Vanilla Buttercream

With the arrival of April, 2015 already has had so much good news on its sleeve that I have difficulties to digest it all, let alone summarise it. I am going to go casually over this, but it does sound something like ‘moving in together (!), getting engaged (!) casually having coffee for breakfast together every single day (!) and having a month off before my new job starts in Frankfurt’.

I am fully aware that eating cake is supposed to be saved for very special occassions, but at the moment every day feels like something completely new and exciting, which more or less equals eating cake in unhuman amounts.
Until I will have to give into a full-time working hamster-ball schedule again, I am enjoying my free time with as much unlimited cycling, cake-baking and bookreading as I can (oh hello, Wisteria Lane;)).
As cake decorating is pretty much new to me, I am going through baby-steps, which means that you either find this recipe just as enlighting as me or just have to bear with me until I am having my act together.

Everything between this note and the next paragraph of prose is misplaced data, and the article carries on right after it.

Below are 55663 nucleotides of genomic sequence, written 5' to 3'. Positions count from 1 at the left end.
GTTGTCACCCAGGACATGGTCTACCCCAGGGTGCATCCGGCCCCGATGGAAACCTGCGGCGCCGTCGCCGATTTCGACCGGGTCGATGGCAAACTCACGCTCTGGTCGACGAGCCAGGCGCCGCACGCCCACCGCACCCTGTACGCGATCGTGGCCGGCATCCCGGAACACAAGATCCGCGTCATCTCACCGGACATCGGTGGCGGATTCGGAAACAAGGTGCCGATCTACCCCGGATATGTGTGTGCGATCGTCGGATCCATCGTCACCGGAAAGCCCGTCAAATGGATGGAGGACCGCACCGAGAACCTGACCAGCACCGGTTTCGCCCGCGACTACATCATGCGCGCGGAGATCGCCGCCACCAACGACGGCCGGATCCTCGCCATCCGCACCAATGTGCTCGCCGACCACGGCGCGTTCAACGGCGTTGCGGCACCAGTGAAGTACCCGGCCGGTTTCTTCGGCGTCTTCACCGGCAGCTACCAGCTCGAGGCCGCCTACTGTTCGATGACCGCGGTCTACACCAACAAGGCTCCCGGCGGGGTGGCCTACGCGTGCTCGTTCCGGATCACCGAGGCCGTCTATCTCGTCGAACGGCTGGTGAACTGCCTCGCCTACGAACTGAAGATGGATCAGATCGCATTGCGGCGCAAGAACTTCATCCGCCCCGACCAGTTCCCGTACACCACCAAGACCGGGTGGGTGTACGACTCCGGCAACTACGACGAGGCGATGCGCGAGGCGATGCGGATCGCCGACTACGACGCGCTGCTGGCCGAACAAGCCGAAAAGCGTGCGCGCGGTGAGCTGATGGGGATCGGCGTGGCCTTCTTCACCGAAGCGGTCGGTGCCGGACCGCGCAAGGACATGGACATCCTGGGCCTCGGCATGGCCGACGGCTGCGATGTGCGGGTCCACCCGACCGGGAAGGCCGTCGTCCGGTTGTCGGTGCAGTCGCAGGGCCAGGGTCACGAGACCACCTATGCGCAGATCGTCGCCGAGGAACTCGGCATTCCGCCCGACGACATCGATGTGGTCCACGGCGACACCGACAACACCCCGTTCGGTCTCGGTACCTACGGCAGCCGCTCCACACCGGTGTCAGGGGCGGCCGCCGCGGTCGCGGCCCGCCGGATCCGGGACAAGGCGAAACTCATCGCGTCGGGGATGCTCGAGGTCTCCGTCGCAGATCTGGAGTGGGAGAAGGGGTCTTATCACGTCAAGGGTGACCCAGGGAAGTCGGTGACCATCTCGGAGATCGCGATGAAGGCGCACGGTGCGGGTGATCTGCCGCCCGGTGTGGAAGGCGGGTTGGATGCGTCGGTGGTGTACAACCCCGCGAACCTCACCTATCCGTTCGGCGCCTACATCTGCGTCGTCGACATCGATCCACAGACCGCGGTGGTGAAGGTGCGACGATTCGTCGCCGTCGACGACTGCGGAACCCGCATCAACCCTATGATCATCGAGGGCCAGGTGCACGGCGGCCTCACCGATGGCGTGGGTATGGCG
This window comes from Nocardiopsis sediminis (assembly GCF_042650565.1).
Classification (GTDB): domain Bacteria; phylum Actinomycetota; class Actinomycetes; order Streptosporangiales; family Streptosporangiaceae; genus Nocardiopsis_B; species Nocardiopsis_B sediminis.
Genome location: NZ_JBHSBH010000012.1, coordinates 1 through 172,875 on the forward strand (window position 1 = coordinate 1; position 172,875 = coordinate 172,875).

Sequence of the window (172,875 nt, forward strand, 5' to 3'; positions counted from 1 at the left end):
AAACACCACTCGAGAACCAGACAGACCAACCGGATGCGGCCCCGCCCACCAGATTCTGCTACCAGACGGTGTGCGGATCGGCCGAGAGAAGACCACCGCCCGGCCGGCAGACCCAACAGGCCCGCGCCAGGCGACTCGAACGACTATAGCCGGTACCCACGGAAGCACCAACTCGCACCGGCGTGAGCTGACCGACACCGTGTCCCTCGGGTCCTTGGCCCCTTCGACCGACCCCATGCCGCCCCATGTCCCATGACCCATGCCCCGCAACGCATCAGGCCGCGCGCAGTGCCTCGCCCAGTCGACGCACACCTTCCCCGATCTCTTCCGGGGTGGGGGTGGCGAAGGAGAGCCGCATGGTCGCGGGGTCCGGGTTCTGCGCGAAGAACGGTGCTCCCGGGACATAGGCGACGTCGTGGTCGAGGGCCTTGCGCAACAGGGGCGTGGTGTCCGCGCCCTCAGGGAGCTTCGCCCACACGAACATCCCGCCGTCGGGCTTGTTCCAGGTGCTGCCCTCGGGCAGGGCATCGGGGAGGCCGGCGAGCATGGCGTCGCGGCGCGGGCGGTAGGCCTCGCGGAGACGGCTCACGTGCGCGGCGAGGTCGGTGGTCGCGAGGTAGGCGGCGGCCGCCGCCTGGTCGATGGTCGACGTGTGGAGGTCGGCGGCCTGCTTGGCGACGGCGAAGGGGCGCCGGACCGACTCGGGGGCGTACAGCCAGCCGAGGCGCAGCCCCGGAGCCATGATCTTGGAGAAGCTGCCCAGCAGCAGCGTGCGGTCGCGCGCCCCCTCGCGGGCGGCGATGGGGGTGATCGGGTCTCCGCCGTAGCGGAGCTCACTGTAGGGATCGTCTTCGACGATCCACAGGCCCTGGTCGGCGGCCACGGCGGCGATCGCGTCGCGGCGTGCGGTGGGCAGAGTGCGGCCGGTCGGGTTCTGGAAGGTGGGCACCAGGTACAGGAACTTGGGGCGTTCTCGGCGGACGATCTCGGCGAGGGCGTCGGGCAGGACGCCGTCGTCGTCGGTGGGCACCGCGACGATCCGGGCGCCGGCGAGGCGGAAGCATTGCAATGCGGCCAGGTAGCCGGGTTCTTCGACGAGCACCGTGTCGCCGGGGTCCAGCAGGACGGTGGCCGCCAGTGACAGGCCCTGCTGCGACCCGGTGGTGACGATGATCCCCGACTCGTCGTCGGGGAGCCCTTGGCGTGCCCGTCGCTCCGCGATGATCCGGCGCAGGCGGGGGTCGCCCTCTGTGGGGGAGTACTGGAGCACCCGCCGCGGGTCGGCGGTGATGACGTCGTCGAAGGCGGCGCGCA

This buttercream recipe and piping technique have really blown me away as they both are really easy and the result is (well in my view at least), breathtaking.
Vanilla Buttercream
Enough to frost and even fill a medium sized cake, based on Molly Yeh’s recipe.
  • 250 grams of softened unsalted butter
  • 2 good pinches of salt
  • 2 tablespoons of vanilla extract, preferrably with the vanilla seeds in it (to give it beautiful black specks)
  • 250 grams of icing sugar

Simply beat all ingredients together with a handmixer or a handblender (I have found that that just works fine as well), until it looks a little more smooth and airy.
You can now store it in the fridge or freezer.
I have baked this lovely honey cake from Smitten Kitchen as a basis and as it really seems to suit well with the spring season, having said that, I think ths buttercream tastes great on really everything.
Applying it to the cake would be done in two steps. The cake needs to be cooled thoroughly, to make sure the buttercream won’t get runny. First, you would apply a thin layer of buttercream all over the surface of the cake to make sure all loose crumbs are caught and won’t inflict on the buttercream topping.
Then the cake with the first layer of buttercream goes back into the refrigerator. After an hour it is ready to pipe on the rest of the decoration. I have used a ‘rose’ technique, which means that you make small rounds, very close to each other. It is really as simple as it sounds.
Considering the high amount of butter in this recipe, it really is a simple buttercream that might not hold up very well in hot weather (in which case Italian or Swiss buttercream might be more suitable). It is however very tasty and easy to handle, and might be just perfect for beginners.
I hope you enjoy it just as much as I did. πŸ™‚

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